Modern slavery regulation an opportunity for businesses, experts say

By Tom Lodewyke|15 October 2017

Legal experts, including Human Rights Commissioner Edward Santow, discussed the business benefits of the proposed Modern Slavery Act at an event last week.

Mr Santow participated in a forum on modern slavery at the Sydney office of Herbert Smith Freehills last Thursday.

Also on the panel were HSF Paris partner and co-head of its business and human rights practice Stéphane Brabant, partner Quentin Digby, special counsel Amalia Stone and senior associate Amanda Lyras.

The panel welcomed the proposed introduction of a Modern Slavery Act in Australia, similar to that in the UK, which would place greater obligations on businesses to eradicate slavery from their supply chains.


Slavey takes many forms in the modern world, including human trafficking, forced labour and forced marriage.

Under the proposed act, companies with revenue greater than $100 million will be required to publish an annual statement about the potential for modern slavery in their structures, operations and supply chains, and any implemented policies to address the issue.

The panellists said this compulsory reporting requirement will not only push businesses to help eliminate slavery, but will also give them an opportunity to cast their brands in a positive light.

“While business leaders may see these proposed reporting requirements as a regulatory burden, what we’ve seen in other parts of the world is companies prospering from a greater contribution to the reduction of modern slavery,” said Mr Brabant.

“The practical expertise developed in our network of foreign offices in jurisdictions with existing human rights legislation uniquely places Herbert Smith Freehills to advise Australian businesses on the practicalities of compliance with local modern slavery legislation.


“Our client work overseas suggests that businesses should not shy away from this reporting proposal, as it will not only help to eradicate modern slavery, but could help their bottom line.”

Mr Brabant was in Australia to offer clients his expertise on the intersection of business and human rights.

Mr Santow said that while the Modern Slavery Act was a welcome initiative, further legislative reform would be needed to eliminate slavery.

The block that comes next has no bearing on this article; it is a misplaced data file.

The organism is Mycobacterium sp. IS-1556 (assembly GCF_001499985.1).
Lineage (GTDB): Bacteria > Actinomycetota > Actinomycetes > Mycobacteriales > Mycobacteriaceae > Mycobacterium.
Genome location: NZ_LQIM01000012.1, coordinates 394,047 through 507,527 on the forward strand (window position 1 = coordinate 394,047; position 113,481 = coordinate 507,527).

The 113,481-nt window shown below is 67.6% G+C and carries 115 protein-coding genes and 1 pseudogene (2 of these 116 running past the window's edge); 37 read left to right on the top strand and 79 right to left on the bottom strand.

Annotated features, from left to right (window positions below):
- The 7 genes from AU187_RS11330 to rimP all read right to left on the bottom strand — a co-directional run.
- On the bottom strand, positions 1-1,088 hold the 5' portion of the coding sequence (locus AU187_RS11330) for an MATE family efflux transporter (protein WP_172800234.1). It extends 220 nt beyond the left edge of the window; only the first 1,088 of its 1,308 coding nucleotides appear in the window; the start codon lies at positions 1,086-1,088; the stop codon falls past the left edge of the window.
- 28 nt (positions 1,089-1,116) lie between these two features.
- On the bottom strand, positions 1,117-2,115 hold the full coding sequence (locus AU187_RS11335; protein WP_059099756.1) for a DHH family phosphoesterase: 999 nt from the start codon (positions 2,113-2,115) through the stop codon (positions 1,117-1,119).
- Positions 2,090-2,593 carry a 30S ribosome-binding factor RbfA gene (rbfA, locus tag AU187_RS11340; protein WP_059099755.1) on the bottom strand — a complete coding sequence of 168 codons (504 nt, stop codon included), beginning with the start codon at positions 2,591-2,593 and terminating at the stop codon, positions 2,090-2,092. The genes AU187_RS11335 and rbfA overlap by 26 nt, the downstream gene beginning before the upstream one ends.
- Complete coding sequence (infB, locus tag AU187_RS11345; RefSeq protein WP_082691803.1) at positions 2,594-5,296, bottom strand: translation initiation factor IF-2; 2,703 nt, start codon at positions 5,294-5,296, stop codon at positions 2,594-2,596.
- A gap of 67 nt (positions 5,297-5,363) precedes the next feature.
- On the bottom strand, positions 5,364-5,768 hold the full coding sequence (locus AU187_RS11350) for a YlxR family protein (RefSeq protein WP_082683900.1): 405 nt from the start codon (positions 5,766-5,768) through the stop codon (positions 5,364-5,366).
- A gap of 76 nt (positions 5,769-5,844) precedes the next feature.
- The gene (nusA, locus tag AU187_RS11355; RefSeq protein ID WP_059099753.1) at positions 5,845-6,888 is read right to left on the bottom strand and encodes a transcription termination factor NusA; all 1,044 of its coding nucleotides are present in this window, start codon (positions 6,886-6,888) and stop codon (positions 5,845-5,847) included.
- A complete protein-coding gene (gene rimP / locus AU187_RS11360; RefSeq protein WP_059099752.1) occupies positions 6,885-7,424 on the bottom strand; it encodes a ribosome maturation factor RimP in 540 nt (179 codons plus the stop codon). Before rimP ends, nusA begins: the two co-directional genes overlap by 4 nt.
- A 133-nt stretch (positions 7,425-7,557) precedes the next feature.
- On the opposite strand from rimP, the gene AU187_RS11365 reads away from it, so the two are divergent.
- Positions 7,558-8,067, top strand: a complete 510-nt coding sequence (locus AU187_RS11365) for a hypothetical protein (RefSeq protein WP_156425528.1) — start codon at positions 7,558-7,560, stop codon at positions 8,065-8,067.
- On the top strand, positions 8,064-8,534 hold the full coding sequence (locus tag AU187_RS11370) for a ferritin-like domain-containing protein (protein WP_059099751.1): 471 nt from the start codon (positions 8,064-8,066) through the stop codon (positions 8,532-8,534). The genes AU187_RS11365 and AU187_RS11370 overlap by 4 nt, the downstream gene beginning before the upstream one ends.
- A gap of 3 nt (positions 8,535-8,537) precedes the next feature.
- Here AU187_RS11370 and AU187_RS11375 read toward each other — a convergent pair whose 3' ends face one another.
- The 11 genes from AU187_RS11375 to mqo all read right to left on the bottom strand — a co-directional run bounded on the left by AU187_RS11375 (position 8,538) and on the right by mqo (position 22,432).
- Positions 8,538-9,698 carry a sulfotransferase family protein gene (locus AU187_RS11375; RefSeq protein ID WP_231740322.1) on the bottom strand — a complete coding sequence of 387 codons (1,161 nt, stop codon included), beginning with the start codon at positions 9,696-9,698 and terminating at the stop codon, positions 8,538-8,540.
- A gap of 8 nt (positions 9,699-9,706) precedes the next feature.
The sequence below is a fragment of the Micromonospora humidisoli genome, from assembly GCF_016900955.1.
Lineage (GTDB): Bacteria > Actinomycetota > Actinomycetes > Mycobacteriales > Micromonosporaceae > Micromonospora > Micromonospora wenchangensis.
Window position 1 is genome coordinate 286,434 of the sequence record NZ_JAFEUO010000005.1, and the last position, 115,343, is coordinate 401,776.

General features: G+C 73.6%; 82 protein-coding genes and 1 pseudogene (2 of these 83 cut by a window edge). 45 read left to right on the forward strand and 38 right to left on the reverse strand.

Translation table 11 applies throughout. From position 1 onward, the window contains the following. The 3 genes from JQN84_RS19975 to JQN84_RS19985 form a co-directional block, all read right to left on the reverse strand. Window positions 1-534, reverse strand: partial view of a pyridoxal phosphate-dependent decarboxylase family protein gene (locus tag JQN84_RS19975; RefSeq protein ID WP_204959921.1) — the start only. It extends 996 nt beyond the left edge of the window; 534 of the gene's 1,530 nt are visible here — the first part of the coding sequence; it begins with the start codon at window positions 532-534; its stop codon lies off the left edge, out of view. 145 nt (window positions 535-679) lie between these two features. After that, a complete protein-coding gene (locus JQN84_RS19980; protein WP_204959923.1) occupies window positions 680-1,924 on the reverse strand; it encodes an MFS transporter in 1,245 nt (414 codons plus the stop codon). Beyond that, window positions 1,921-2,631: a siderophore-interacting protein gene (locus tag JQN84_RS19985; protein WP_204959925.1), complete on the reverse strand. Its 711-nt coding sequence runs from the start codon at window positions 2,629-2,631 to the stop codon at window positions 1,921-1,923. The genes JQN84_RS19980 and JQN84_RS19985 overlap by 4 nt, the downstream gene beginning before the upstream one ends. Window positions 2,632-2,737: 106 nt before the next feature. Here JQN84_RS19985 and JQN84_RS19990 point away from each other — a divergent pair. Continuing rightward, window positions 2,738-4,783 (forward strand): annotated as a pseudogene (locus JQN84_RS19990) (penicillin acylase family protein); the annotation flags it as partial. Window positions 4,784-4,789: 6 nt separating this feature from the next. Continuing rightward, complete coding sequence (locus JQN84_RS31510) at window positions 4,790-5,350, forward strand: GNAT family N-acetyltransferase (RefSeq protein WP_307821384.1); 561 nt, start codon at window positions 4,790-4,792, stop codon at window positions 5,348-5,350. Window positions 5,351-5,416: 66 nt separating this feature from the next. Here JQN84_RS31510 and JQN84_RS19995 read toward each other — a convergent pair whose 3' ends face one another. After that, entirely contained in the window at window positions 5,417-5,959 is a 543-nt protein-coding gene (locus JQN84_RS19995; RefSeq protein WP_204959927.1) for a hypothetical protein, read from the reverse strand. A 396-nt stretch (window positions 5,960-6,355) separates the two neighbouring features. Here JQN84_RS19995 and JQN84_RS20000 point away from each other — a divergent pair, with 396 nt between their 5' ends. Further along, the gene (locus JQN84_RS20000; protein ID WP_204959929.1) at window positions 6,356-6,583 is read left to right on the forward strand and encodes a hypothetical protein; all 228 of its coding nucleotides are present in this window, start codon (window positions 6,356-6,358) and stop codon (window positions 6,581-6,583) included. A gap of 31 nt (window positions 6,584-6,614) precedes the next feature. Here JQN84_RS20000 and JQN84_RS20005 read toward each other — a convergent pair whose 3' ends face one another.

“Modern slavery is a worldwide problem and it is often hidden in complex supply chains,” he said.

“The government has announced a public inquiry into its proposed new anti-slavery legislation and we encourage civil society and business to have their say,” he said.

“Improving company reporting requirements is a good first step. But we also need to address Australian criminal laws, labour laws and other laws to counter modern slavery.”

Modern slavery has been in the spotlight recently, with government and human rights stakeholders calling for greater business accountability.

According to a recent report from the Australasian Centre for Corporate Responsibility, while Australian companies on average scored similarly to overseas companies in terms of managing “human rights risk”, many still have a long way to go.

BHP Billiton achieved the best score, sitting in the 70-79 per cent band. The Australian average was much lower, at 20-29 per cent. Eight ASX-listed companies, including Wesfarmers, Caltex and Bluescope Steel, scored in the 10-19 per cent band, while Graincorp and Cochlear scored 0-9 per cent.

Clifford Chance also held a panel discussion on modern slavery in its Sydney office last week. London partner Rae Lindsay, who co-heads the firm’s business and human rights practice, was joined by Salvation Army Freedom Partnership national manager Jenny Stanger and SD Environmental Management director Sonja Duncan to discuss the proposed legislation.

Clifford Chance partner Diana Chang said businesses need to respond proactively to the increased scrutiny of their supply chains.

“Businesses should start preparing for the introduction of the reporting requirement in Australia. This means mapping out their supply chain, identifying the key risks in their operations, supply chains and existing processes to identify and address modern slavery within these supply chains,” she said.

“This will further assist Australian companies against the benchmark of some of the top-performing companies across the globe, through greater awareness of human rights risks in their operations and appropriate risk assessment.”  

Lawyers Weekly was joined by Veronica Rios from LexisNexis earlier this year to discuss the Modern Slavery Act in greater detail.

Pictured top L-R: Amalia Stone, Amanda Lyras, Stéphane Brabant, Edward Santow and Quentin Digby.

Modern slavery regulation an opportunity for businesses, experts say
Intro image
lawyersweekly logo
Big Law


Media, journalists face trial over exposing George Pell trial

Risk of privacy class actions heightened in wake of COVID-19

Legal employers should review arrangements with casual workers

Law professor appointment to Balnaves chair in Constitutional Law

Recommended by Spike Native Network